Minors entering the United States without permission must be given a court hearing to determine whether they can be released.
Texas seemed to be facing enough legal hurdles. Four of their largest cities – San Antonio, Austin, Houston and Dallas – are challenging the constitutionality of the famous (or infamous, depending on who you ask) SB4 “sanctuary cities bill.
In spite of immigration law being the purview of the federal government, individual states are dealing with Trump-era immigration matters in their own way. While each have their own approaches and philosophies, no two states can be more on opposite ends of the sanctuary spectrum than California and Texas.
As the legal battle rages on between local community leaders and the state of Texas over the new immigration law, residents have provided their proverbial two cents. In spite of the disputed solutions about to become formalized, they still have significant concerns over the state of their state’s soon-to-be immigration policies
One by one, Texas cities are lining up against the state’s new immigration law set to go into effect in September. From El Cenizo, the state’s oldest sanctuary city, to Austin, the Lone Star State’s capitol, communities are coalescing to stop Senate Bill 4.
Immigration enforcement continues to ramp up not only in Texas following passage of Senate Bill 4, but also throughout the country. The growing chorus of protests includes unlikely critics.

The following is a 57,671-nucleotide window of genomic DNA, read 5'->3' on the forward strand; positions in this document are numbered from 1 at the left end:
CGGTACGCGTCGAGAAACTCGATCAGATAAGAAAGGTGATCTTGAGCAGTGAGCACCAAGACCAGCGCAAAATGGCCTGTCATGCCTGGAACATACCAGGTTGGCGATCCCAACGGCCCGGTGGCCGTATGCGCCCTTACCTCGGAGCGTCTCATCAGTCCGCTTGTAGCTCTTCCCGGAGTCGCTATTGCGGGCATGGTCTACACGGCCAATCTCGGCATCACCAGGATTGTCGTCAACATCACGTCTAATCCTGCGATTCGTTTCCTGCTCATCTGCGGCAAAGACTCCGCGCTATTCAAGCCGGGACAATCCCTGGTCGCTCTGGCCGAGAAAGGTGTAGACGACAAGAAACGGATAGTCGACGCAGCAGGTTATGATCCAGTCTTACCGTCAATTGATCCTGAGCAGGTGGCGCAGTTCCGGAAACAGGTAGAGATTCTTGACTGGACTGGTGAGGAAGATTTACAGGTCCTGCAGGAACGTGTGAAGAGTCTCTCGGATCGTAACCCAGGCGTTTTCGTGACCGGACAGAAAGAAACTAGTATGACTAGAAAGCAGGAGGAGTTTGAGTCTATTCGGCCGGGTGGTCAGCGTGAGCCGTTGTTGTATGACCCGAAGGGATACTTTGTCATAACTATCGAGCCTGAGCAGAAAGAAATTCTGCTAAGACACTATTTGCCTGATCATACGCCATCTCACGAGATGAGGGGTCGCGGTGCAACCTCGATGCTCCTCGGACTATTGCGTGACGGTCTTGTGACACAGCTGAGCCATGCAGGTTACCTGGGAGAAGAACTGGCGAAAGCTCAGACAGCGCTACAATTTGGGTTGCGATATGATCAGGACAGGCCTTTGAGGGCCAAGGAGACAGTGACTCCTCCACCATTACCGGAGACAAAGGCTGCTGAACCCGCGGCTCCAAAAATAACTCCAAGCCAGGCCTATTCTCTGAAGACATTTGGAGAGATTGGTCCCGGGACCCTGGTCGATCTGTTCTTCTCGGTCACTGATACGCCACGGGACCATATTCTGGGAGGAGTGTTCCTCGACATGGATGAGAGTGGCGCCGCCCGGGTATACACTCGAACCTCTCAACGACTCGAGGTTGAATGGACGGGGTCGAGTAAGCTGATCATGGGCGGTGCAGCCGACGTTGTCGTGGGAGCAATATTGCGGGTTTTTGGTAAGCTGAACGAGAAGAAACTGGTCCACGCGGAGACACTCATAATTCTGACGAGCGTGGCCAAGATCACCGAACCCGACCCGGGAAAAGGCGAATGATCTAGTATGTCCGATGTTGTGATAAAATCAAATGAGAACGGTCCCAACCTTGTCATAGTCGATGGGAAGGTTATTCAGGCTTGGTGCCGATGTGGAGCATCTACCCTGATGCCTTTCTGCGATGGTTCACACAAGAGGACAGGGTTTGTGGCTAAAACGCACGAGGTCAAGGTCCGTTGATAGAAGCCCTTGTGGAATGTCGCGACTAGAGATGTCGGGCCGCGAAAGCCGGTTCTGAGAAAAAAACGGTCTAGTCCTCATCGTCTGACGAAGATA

Legal battles are looming after Gov. Greg Abbott signed the controversial Senate Bill 4 in spite of heavy opposition from leaders in the state’s major metropolitan areas. The law set to go into effect on September 1 could extend federal immigration enforcement into local police departments.
Changes to the nation’s immigration and enforcement laws, if not the entire apparatus continue. The latest volley by Republican lawmaker has taken the form of legislation currently going through the committee process with little notice.
The fallout from Texas’ new immigration law continues. Protests within and outside that state border continue. The campaign promises of Gov. Greg Abbott have become a welcome relief for some and a harsh reality for others.
As Texas prisons, both public and private, begin to fill up with undocumented immigrants that have criminal records, more cells may be necessary. Sanctuary cities have been in the crosshairs since the election of Gov. Greg Abbott. However, a new law may also target state law enforcement officials.